Glenn Harlan Reynolds | Updated Feb. 23, 2013 1:37 p.m. ET | www.wsj.com
At the Democratic National Convention last year, actress Eva Longoria called for higher taxes on America’s rich. Her take: “The Eva Longoria who worked at Wendy’s flipping burgers—she needed a tax break. But the Eva Longoria who works on movie sets does not.”
Actually, nowadays an Eva Longoria who flipped burgers would probably qualify for the Earned Income Tax Credit and get a check from the government rather than pay taxes. It’s the movie set where she works these days that may well be getting the tax break.
Daniel Day-Lewis as the 16th president in ‘Lincoln.’ DREAMWORKS/20TH CENTURY FOX / THE KOBAL COLLECTION
With campaign season over, you’re not likely to hear stars bringing up taxes at this weekend’s Academy Awards show. But the tax man ought to come out and take a bow anyway. Of the nine “Best Picture” nominees in 2012, for example, five were filmed on location in states where the production company received financial incentives, including “The Help” (in Mississippi) and “Moneyball” (in California). Virginia gave $3.5 million to this year’s Oscar-nominated “Lincoln.”
Such state incentives are widespread, and often substantial, but they don’t do much to attract jobs. About $1.5 billion in tax credits and exemptions, grants, waived fees and other financial inducements went to the film industry in 2010, according to data analyzed by the Center on Budget and Policy Priorities. Politicians like to offer this largess because they get photo-ops with celebrities, but the economic payoff is minuscule. George Mason University’s Adam Thierer has called this “a growing cronyism fiasco” and noted that the number of states involved skyrocketed to 45 in 2009 from five in 2002.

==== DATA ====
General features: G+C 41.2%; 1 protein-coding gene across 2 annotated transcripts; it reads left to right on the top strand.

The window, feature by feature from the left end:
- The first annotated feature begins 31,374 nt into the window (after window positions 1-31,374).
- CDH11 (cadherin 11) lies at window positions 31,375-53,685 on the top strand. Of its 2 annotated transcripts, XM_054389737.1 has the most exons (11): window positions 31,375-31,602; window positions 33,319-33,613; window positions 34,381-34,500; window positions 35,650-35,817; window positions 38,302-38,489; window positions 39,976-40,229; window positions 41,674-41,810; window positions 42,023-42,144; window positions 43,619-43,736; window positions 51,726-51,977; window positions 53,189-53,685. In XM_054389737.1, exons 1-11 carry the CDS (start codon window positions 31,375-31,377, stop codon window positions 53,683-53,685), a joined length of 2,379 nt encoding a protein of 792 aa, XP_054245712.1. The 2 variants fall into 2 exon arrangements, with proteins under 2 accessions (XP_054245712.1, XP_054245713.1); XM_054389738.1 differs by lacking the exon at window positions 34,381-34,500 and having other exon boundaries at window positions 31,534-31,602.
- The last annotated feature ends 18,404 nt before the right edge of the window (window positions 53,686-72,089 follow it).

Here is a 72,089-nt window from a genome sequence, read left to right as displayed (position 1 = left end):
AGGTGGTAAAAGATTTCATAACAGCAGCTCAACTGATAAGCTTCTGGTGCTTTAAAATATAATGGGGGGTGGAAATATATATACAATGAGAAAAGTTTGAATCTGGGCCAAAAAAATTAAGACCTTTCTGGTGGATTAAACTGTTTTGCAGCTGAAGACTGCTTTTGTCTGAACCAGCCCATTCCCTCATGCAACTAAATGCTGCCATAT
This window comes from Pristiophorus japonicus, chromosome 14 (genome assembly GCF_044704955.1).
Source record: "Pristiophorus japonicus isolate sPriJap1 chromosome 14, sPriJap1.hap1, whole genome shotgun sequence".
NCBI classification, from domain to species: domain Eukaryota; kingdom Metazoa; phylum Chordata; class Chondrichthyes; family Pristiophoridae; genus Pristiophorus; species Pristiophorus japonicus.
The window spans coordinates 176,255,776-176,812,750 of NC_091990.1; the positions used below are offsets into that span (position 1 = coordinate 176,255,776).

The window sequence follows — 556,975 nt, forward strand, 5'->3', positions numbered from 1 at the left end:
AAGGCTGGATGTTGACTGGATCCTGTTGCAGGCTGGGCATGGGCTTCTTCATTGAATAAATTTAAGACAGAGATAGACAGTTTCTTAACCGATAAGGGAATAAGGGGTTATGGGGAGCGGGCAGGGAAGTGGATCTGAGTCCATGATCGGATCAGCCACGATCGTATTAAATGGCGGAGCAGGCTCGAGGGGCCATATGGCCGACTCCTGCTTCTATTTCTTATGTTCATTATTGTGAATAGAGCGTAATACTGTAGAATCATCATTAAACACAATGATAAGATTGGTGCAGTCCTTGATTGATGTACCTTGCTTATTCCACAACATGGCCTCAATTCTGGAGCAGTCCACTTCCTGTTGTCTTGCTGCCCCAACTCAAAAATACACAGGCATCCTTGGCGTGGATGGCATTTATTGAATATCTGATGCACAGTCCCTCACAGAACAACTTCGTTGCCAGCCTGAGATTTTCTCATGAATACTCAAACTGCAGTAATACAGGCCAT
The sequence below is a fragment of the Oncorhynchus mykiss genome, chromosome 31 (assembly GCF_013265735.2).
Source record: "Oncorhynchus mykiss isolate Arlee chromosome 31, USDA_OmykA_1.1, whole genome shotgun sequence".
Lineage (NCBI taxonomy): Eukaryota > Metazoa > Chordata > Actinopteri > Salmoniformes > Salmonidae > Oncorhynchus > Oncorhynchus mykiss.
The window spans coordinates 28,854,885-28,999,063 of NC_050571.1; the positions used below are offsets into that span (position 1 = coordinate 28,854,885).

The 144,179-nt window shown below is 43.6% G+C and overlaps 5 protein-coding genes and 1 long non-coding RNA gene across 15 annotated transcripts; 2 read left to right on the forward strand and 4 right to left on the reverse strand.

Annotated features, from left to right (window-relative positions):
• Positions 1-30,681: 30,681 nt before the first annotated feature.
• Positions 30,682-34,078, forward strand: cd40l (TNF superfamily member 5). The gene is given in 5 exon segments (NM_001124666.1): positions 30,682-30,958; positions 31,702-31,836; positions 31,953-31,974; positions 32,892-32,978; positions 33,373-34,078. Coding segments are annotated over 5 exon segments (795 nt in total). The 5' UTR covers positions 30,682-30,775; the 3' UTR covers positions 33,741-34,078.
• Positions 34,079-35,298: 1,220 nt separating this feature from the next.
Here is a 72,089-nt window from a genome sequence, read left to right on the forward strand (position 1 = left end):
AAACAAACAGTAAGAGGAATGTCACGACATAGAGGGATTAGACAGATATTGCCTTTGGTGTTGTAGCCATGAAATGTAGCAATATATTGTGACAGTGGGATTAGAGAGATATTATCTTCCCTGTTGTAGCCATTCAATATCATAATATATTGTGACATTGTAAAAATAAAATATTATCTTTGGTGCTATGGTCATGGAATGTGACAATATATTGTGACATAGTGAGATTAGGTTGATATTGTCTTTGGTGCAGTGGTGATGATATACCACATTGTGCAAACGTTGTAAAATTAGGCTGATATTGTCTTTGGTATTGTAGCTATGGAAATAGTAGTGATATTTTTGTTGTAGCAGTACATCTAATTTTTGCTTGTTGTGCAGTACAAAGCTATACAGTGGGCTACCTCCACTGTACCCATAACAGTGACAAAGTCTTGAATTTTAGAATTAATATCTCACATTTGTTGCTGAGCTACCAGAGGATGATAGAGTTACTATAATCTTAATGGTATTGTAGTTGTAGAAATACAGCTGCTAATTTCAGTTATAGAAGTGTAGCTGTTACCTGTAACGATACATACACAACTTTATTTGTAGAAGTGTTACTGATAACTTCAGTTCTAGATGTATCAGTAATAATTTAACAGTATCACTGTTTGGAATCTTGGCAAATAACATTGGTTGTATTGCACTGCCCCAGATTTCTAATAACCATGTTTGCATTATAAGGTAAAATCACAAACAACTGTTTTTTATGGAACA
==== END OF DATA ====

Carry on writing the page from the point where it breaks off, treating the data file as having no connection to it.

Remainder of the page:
In its 2012 study “State Film Studies: Not Much Bang For Too Many Bucks,” the Center on Budget and Policy Priorities found that film-related jobs tend to go to out-of-staters who jet in, then leave. “The revenue generated by economic activity induced by film subsidies,” the study notes, “falls far short of the subsidies’ direct costs to the state. To balance its budget, the state must therefore cut spending or raise revenues elsewhere, dampening the subsidies’ positive economic impact.”
Sometimes it is even worse, as demonstrated by Michigan’s effort, begun under former Gov. Jennifer Granholm, to woo the motion picture industry with an expensive state-of-the-art studio facility built on the site of a former General Motors factory in Pontiac. State leaders ballyhooed the plan as a way of moving from old-style industry to new.
Despite tens of millions of dollars in state investment, the promised 3,000-plus jobs didn’t appear. As the Detroit Free Press reported last year, the studio employed only 15-20 people. That isn’t boffo. That’s a bust. The studio has defaulted on interest payments on state-issued bonds, and the guarantors—the state’s already stressed pension funds—may wind up holding the bag. “In retrospect, it was a mistake,” concededRobert Kleine, the former state treasurer who signed off on the plans in 2010.